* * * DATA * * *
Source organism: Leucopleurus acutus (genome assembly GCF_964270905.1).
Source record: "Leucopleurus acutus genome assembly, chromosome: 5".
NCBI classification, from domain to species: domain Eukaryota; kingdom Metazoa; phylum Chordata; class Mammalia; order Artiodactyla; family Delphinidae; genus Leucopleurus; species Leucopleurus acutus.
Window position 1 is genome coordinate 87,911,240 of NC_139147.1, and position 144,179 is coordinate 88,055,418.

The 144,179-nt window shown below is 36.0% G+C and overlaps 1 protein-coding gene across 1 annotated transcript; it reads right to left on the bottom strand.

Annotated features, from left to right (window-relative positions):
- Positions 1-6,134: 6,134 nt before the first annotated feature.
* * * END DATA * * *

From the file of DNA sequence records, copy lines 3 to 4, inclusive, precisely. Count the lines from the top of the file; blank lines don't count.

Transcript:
NCBI classification, from domain to species: domain Eukaryota; kingdom Metazoa; phylum Chordata; class Mammalia; order Artiodactyla; family Delphinidae; genus Leucopleurus; species Leucopleurus acutus.
Window position 1 is genome coordinate 87,911,240 of NC_139147.1, and position 144,179 is coordinate 88,055,418.